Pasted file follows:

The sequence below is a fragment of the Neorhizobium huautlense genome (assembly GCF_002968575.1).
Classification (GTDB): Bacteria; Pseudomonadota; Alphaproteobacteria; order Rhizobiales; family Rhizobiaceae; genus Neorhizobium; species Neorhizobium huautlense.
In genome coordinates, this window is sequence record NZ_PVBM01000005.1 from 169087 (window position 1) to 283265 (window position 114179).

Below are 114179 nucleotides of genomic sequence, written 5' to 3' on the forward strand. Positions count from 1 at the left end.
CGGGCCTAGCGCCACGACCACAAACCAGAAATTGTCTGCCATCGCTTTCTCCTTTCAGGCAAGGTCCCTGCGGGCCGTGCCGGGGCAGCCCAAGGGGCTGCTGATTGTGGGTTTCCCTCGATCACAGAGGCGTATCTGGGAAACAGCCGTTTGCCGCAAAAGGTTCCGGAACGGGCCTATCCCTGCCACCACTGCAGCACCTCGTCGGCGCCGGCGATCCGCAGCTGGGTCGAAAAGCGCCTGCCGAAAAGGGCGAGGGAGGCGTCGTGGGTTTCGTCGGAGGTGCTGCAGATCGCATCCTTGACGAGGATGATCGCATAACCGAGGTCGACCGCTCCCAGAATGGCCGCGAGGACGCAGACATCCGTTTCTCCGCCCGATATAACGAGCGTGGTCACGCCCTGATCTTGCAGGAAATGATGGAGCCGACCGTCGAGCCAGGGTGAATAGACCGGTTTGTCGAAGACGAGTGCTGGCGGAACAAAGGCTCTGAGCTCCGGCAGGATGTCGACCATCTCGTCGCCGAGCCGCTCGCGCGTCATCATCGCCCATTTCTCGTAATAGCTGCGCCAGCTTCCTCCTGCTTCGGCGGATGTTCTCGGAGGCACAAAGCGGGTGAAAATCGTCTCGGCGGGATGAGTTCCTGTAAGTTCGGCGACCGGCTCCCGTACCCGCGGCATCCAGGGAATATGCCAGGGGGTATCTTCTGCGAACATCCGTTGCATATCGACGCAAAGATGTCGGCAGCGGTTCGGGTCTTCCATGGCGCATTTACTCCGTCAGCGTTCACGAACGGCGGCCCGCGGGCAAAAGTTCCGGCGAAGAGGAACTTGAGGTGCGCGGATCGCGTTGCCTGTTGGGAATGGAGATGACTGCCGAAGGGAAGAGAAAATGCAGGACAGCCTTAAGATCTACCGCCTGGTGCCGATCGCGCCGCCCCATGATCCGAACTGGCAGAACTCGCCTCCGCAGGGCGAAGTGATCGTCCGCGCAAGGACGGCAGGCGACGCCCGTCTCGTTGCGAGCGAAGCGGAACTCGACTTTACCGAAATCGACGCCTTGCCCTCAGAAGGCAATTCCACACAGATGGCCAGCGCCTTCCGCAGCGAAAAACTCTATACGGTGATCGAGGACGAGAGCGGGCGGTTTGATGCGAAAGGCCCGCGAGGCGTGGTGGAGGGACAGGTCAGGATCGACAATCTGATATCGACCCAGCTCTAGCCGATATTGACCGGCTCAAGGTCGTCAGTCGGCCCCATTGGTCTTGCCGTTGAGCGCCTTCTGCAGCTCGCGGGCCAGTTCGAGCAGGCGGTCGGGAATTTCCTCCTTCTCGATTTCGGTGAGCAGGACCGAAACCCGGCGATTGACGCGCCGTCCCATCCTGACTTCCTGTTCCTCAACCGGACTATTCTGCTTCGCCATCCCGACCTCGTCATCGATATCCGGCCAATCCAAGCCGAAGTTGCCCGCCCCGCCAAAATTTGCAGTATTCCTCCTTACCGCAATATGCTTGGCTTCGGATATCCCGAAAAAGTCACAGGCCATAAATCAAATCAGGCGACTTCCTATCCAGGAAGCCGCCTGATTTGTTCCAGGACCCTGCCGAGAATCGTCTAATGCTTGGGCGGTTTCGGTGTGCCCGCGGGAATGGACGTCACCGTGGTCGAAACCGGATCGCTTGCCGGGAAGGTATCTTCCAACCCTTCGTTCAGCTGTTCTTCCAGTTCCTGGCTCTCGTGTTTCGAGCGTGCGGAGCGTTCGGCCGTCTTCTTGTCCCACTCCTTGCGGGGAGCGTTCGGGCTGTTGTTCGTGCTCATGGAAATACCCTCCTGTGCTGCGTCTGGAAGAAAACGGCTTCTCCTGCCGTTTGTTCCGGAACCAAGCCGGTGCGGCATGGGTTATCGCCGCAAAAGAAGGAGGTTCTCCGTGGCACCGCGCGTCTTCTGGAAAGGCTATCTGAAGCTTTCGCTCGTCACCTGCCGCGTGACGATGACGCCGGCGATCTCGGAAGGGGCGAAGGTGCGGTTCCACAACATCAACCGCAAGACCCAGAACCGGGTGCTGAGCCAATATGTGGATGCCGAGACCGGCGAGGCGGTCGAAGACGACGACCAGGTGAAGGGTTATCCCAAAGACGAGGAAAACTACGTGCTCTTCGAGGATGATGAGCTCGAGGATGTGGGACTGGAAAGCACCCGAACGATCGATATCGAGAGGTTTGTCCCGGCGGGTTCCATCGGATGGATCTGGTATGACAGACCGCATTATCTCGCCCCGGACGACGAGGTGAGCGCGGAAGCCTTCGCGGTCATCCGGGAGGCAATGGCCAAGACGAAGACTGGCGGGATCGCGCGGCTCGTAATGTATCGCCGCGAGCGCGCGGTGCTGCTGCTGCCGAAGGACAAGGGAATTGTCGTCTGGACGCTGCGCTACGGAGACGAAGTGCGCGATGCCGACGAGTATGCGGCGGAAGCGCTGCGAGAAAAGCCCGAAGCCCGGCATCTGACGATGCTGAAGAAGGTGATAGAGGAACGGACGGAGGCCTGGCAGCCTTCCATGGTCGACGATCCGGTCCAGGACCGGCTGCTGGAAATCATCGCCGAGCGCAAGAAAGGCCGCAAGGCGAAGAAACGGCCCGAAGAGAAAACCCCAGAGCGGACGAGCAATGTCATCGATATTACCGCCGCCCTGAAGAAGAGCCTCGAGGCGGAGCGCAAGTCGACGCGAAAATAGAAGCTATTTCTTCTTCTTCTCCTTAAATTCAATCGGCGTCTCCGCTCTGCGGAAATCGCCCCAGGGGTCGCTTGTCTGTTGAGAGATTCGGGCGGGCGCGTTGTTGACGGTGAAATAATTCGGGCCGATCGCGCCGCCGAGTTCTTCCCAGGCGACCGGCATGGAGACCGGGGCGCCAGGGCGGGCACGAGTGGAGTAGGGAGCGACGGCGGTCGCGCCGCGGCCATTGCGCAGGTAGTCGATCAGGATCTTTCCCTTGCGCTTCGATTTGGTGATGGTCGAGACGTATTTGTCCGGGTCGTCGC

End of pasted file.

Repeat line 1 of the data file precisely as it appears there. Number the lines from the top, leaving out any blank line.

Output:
The sequence below is a fragment of the Neorhizobium huautlense genome (assembly GCF_002968575.1).